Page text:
It’s commonly held that intelligence is something we are born with, but what if intelligence is more flexible than we thought? The idea of increasing one's intelligence has persisted through the ages; some experts believe it is possible to increase your IQ by a considerable amount, either through “brain training” or through the use of “smart drugs.” Although the science is incomplete, read on to see if you want to give either of these options a try.

Smart Drugs

According to the Association for Psychological Science, intelligence is generally divided into two categories: fluid intelligence and crystallized intelligence. Fluid intelligence is the ability to reason in an abstract way and solve problems, whereas crystallized intelligence is more related to the acquisition of intellectual skills, or the ability to read and comprehend. Although our crystallized intelligence generally increases with age as we learn new skills, fluid intelligence is meant to be stagnant.

Some researchers have sought to increase our fluid intelligence through the use of medications known as smart drugs. For example, the drug modafinil, while known for helping with sleep disorders, also affects the cognitive abilities of well-rested people. One study, published in the online journal European Neuropsychopharmacology, found that modafinil was useful for helping users complete more complex forms of thinking and assisting with faculties like executive function or consolidating memory. What’s more, the drug had few negative side effects, with some users reporting insomnia, headaches and nausea. Still, while modafinil and other nootropics may improve certain functions for a short period of time, they aren’t able to increase our actual overall intelligence.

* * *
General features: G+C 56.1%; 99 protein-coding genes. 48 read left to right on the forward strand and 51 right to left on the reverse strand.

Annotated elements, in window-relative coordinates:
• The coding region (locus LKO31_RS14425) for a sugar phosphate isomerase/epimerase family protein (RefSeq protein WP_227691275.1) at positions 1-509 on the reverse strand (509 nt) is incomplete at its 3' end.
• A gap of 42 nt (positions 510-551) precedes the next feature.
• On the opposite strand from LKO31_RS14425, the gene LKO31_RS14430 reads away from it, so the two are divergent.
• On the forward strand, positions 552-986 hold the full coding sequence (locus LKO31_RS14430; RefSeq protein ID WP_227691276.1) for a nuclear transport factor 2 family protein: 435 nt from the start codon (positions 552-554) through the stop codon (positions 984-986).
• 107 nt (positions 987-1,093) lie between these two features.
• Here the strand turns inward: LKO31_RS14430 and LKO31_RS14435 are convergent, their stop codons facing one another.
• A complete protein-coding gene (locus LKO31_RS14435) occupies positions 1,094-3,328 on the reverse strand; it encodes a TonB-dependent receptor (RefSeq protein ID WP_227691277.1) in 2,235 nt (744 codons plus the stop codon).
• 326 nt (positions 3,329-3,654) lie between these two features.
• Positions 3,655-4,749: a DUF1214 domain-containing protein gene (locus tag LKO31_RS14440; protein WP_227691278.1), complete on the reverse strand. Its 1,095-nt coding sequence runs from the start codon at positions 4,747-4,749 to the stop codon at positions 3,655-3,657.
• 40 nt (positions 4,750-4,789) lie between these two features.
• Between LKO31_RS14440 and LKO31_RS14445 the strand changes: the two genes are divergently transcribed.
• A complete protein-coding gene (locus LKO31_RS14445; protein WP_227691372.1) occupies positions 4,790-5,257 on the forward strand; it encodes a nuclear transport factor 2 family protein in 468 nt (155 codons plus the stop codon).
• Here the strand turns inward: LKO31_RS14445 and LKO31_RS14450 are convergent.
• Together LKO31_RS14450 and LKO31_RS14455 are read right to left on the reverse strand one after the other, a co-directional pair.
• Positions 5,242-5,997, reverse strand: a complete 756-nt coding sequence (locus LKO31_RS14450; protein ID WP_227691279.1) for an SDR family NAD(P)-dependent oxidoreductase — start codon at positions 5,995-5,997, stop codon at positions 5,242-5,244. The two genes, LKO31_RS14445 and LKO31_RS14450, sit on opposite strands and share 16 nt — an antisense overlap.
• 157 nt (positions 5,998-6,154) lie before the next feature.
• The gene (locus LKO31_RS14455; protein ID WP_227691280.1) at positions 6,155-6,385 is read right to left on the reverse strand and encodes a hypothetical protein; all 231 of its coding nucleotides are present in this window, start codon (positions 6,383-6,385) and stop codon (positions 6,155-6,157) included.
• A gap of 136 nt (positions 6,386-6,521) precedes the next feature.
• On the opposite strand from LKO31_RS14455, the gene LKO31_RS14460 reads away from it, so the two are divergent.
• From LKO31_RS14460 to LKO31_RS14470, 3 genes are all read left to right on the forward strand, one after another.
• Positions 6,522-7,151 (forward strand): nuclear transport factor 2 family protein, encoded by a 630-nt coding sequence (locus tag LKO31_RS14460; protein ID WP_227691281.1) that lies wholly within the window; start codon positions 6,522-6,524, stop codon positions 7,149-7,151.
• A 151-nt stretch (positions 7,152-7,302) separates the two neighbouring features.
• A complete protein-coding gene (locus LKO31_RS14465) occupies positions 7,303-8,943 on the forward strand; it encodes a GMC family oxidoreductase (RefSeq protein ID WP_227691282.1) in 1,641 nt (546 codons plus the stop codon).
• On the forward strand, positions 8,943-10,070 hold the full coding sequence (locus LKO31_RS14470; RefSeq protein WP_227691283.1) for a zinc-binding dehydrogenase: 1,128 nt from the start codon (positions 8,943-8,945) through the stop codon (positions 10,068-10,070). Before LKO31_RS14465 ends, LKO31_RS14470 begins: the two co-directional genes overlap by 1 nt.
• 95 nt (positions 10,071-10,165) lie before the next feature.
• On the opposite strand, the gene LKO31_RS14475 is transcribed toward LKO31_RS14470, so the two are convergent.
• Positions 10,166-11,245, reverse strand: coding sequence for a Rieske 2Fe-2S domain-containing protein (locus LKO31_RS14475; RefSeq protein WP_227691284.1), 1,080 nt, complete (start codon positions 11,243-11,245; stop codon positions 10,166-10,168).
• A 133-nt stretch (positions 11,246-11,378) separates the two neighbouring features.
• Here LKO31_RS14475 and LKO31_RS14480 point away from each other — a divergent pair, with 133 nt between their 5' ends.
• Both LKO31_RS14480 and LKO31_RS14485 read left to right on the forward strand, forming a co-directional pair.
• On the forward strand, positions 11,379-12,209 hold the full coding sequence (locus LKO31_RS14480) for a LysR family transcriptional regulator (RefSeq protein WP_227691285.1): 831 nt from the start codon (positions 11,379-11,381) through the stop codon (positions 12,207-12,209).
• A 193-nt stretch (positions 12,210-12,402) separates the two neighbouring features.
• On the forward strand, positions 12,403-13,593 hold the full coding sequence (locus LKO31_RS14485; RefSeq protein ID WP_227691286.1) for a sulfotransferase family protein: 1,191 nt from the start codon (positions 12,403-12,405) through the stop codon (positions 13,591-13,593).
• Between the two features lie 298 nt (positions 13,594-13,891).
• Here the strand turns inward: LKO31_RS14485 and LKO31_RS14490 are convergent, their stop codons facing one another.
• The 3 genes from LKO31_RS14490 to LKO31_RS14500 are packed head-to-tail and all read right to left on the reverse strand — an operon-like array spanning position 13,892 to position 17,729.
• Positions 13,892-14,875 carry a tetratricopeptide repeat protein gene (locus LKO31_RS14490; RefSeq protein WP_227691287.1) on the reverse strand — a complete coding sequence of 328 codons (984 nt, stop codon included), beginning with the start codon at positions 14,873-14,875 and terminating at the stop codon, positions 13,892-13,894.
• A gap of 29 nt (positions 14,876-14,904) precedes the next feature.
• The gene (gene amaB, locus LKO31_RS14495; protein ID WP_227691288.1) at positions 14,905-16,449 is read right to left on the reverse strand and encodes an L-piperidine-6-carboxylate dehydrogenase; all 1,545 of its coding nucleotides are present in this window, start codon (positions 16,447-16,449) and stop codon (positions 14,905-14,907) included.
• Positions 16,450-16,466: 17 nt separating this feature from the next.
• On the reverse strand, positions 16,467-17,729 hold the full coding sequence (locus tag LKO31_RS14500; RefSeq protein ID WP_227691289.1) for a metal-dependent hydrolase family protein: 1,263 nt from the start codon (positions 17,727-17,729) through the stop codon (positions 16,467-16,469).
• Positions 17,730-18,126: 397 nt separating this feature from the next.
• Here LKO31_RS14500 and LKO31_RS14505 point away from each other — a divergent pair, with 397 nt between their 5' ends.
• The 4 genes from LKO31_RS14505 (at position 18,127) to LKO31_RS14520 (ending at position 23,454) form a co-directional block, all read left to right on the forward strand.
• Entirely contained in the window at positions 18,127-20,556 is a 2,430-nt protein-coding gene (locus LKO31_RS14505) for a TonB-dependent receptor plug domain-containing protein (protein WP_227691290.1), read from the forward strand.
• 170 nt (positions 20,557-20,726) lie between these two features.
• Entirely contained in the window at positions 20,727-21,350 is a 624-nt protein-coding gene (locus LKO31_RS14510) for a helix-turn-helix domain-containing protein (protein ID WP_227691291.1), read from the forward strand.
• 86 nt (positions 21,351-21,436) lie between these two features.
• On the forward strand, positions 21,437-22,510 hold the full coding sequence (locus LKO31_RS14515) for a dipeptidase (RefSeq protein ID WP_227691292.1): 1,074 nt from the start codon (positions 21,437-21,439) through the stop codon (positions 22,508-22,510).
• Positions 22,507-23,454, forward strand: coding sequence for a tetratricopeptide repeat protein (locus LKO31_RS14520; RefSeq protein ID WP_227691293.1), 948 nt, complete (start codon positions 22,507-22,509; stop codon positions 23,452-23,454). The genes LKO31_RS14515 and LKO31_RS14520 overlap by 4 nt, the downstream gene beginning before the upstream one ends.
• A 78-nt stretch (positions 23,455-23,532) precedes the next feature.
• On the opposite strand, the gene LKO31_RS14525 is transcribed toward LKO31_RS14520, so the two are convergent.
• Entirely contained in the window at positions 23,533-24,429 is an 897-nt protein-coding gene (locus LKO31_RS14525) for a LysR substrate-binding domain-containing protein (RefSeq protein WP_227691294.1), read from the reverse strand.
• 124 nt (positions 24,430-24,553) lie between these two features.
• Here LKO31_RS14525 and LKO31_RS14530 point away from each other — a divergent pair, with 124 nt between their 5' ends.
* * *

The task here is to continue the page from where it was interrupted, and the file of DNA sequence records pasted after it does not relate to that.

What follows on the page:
Brain Training

Working memory is correlated with complex learning, problem solving, and general attention control, The Scientist reported. So, naturally, increasing your memory capacity would help to increase your ability to problem solve and learn complex skills, or at least that's what some experts believe. For example, a 2008 study published in PNAS found that training for just 10 hours on a working memory task known as the adaptive dual n-back task resulted in improved fluid intelligence. What’s more, not only did the participants improve in working memory, but participants were also able to transfer this gain and improve their scores on a completely unrelated cognitive task.

There are many critics to this theory, particularly because the results have yet to be repeated, The Scientist reported. Still, it’s not unheard of for individuals to improve drastically on an IQ test after intensive training. For example, Andrea Kuszewski, an Affiliate Scholar at the Institute for Ethics and Emerging Technologies, explained that during her time as a behavior therapist for autistic children she was able to observe first-hand drastic increases in IQ test scores thanks to one-on-one teaching in areas such as communication, reading, math, social functioning, play skills and leisure activities, Scientific American reported.

Read More:

'Smart Drug' Modafinil Improves Memory And Cognitive Function, But Is It Ethical To Use It?: Read Here

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